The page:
“We saw what happened on the Champs-Elysees yesterday,” Habib said on Friday, the morning after a shooting left a policeman dead in Paris. “Fillon is the only one who understands radical Islam and has the force and determination to fight it.”
Habib said Fillon is surrounded by pro-Israel figures, and, in general, that the French Right is more supportive of Israel.
“The Left says they’re not antisemitic, they’re anti-Zionist, but that’s just the new antisemitism. They voted for the UNESCO decision that declared the Temple Mount and Western Wall a Muslim site [leaving out the Jewish connection to the Mount]. In Israel, we are in a war about values, not just land, and I think Fillon understands that. Israel’s security is of utmost importance, and he won’t compromise on that,” Habib said.
According to Habib, Fillon understands that “Israel and France share the same values, like human rights and rights for women.”
The downside of supporting Fillon, Habib said, is that “he thinks we can talk with Iran to soften them, but many think that in France.”
As for the fact that Fillon met with Hezbollah officials in 2013, and in 2015 said the terrorist organization, which vows to destroy Israel, should be part of the coalition fighting ISIS, Habib said he explained the problem with his statements, and that Fillon hasn’t repeated them.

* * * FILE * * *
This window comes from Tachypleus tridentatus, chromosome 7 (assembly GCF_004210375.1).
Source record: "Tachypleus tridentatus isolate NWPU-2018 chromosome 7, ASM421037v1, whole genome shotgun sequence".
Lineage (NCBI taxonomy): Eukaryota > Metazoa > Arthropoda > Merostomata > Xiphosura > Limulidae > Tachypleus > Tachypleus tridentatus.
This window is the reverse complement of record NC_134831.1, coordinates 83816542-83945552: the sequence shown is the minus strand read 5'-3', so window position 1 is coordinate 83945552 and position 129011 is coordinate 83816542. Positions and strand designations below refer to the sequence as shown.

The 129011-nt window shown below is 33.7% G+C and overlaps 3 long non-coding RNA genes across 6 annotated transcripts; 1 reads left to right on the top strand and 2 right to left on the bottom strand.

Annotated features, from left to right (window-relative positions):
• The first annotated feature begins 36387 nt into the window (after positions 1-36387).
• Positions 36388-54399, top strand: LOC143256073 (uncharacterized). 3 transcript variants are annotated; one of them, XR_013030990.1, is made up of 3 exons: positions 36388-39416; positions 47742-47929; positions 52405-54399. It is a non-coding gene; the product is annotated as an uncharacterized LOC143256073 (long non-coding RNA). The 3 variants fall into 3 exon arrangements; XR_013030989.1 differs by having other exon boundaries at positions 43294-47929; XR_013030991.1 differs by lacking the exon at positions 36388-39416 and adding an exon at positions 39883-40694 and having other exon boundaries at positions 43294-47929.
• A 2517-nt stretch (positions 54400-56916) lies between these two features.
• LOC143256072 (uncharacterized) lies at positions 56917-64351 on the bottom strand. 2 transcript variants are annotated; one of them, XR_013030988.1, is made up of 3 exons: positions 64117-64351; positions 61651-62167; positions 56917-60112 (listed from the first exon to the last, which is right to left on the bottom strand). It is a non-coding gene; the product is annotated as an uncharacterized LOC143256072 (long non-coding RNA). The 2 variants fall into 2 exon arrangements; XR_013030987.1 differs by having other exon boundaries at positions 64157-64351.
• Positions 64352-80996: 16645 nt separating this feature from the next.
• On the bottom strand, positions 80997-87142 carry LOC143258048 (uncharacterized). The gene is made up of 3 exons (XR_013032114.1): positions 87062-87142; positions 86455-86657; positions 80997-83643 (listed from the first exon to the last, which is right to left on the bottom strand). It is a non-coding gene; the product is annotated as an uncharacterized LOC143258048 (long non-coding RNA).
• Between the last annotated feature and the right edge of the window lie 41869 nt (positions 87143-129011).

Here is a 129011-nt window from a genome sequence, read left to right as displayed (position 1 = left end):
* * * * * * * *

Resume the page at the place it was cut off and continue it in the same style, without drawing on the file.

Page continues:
“Fillon now knows that Sunni and Shi’ite terrorism are two branches of the same tree,” he said.
The nepotism scandal that led to the former French prime minister’s drop in the polls seemed to be the furthest thing from the minds of the hundreds of attendees at Thursday’s event.
In fact, Emmanuel Navon, an expert in international relations who teaches at Tel Aviv University and who grew up and studied in France before making aliya and completing his PhD in Israel, said that the reports that Fillon put his wife and children on his payroll were inflated by the media, which he posited support Macron, and that the electorate “is not stupid” and won’t fall for it.
Navon also spoke in favor of Fillon at the event, focusing on other issues: “I think he’s the only one with the stature and economic program that can put an end to France’s decline in Europe and chronic budget deficits.”